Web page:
Plaintiff alleges that she was "expected to take on double the work due to her race," leading her to feel "like she was involved in slave labor." (Id. at ¶ 131.) As an example of the overburdening, Plaintiff notes that the Director of Labor would "on occasion . . . ask plaintiff to review, edit and send other secretaries' work out on her computer," despite the fact that Plaintiff did not feel comfortable performing this function. (Id. at ¶ 212-13.) Plaintiff claims that while she was hired to work as a secretary for a single director, she was frequently assigned to work for other PGW supervisors without receiving a pay raise. (Id. at ¶ 176.) Plaintiff also claims that she "was continually and purposely interrupted every time that she prepared Minutes or any other important task," and was asked "to answer billing calls for customers at times." (Id. at ¶¶ 162-63.) Plaintiff refused to do this because she was not trained and the call-answering was a union position. (Id. at ¶ 164.) As a result of her refusal, she was reprimanded. (Id.)

During the course of her employment, Plaintiff was evaluated on several occasions. During the first years of her tenure at PGW, Plaintiff's evaluations indicated that she was performing her job satisfactorily. (Id. at 3.) In 2006 and 2007, however, company evaluations of Plaintiff's performance were less complimentary. (Id.) Plaintiff was labeled as "need[ing] improvement" and "consistently fall[ing] short of company standards." (Id.) Plaintiff claims that her negative evaluations were incorrect, and that her manager at her previous job agreed. (Id. at ¶ 173.) Plaintiff believes that a previous employer might have followed her to PGW in order to harass her. (Id. at ¶ 172.)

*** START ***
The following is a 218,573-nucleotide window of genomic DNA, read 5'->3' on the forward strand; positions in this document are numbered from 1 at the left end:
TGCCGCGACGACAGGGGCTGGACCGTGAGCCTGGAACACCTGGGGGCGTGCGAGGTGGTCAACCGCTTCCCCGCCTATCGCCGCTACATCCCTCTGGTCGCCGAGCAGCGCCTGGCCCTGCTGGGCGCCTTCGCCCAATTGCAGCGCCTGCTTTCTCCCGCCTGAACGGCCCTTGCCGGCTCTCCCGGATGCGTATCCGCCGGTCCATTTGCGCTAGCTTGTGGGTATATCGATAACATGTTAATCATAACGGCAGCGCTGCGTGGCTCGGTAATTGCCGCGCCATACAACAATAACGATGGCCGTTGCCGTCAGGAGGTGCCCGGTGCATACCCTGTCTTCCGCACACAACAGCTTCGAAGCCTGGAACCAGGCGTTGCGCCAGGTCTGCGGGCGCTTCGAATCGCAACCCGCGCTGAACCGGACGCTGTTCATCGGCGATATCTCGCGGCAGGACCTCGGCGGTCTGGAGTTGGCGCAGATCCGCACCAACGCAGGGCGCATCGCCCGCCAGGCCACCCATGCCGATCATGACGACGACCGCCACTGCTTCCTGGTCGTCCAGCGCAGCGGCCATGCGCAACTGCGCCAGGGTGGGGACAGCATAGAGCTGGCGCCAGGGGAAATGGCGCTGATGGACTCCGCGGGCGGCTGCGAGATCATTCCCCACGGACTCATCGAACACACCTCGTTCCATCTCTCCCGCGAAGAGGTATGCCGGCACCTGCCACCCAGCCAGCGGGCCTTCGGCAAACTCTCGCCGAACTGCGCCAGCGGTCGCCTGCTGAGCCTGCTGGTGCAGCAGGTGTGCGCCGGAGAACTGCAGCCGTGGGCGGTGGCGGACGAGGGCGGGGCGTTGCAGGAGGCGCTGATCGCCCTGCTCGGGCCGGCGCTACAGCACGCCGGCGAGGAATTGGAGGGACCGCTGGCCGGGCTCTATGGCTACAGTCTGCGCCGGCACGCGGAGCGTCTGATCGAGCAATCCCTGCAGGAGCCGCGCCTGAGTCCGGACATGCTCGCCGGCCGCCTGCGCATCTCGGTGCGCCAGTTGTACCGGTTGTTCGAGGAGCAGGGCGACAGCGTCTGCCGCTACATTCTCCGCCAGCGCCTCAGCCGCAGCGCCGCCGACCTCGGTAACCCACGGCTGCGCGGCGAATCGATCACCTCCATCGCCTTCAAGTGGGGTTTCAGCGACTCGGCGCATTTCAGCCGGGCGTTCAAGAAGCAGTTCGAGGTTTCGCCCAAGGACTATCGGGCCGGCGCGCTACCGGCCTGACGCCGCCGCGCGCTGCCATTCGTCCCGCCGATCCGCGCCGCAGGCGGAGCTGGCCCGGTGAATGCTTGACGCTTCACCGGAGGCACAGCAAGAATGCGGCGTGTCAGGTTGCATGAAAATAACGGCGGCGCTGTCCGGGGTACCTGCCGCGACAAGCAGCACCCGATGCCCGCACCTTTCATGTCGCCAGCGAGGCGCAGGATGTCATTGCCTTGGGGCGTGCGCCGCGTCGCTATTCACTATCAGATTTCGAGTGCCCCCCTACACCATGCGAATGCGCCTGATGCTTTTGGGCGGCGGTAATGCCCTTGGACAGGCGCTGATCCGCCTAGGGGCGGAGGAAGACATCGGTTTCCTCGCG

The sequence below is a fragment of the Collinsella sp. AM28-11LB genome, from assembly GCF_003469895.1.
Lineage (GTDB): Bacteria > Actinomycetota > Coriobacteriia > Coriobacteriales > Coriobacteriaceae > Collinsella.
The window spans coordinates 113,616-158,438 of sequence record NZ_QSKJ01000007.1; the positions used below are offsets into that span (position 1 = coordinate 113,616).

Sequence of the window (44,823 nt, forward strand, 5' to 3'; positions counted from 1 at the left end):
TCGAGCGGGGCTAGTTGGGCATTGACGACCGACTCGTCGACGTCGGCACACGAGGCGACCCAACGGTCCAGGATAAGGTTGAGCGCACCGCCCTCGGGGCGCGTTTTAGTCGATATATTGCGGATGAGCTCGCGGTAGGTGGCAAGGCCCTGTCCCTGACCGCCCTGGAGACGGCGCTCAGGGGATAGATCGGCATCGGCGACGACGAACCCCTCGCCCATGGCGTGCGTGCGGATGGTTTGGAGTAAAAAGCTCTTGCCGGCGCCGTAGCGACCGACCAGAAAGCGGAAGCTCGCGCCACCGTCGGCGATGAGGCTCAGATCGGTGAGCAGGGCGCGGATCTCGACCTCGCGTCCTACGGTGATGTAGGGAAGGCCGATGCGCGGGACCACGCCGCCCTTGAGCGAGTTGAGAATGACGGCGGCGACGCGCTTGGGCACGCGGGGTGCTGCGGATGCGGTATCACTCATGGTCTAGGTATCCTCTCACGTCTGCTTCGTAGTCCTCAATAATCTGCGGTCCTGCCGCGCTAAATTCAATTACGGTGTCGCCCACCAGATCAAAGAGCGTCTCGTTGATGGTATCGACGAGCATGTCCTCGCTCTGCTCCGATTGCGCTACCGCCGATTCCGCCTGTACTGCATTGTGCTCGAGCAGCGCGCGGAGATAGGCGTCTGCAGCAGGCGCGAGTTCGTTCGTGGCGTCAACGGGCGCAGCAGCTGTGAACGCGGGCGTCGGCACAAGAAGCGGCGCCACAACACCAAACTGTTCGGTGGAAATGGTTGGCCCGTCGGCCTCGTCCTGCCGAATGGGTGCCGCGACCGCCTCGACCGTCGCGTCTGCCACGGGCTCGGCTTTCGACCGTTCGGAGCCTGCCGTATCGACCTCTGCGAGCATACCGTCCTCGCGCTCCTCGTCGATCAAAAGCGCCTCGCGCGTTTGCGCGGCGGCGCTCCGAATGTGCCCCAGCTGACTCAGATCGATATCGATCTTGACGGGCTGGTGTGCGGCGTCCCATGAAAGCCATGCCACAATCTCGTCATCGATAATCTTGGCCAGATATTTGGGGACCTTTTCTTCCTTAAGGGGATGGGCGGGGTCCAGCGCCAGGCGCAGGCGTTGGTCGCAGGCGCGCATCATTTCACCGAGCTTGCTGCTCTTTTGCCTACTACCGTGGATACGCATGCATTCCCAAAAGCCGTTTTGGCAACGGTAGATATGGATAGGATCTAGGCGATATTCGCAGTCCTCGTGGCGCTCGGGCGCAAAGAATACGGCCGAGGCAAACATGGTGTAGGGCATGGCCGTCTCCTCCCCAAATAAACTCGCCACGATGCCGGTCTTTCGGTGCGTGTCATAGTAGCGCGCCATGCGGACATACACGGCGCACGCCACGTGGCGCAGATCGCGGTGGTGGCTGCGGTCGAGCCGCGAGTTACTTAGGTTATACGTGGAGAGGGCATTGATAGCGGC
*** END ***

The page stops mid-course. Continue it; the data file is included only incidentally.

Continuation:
In November 2006, PGW placed Plaintiff on a Personal Improvement Plan ("PIP"). (Id. at ¶ 15.) Plaintiff was enrolled in a second PIP on November 9, 2007. (Id. at ¶ 55.) Although it is unclear what these PIPs entailed, they were presumably a response to negative evaluations of Plaintiff's work performance. (Id. at ¶¶ 15-16, 55.) Plaintiff claims that she was coerced into participating in the PIPs, and told that if "she did not sign the PIP she could be fired." (Id. at ¶ 19.) Plaintiff claims that she was placed on these PIPs by her superiors to prevent her from interviewing for higher-paying positions or from "progress[ing] as the males progressed in the company." (Id. at ¶¶ 56, 100, 194.) Plaintiff also claims that these PIPs had the effect of preventing her from receiving "the benefits of being a full time employee of the company." (Id. at ¶ 92.) Specifically, Plaintiff claims that she was denied the opportunity to be reimbursed for tuition expenses because of the PIP. (Id. at ¶¶ 90-91, 102.) Plaintiff claims that PGW ridiculed her "because [PGW] preferred to have an African-American in the department." (Id. at ¶ 91.) She notes that her superiors seemed to "take pleasure" in the close supervision of Plaintiff that the PIPs required. (Id. at ¶ 166.)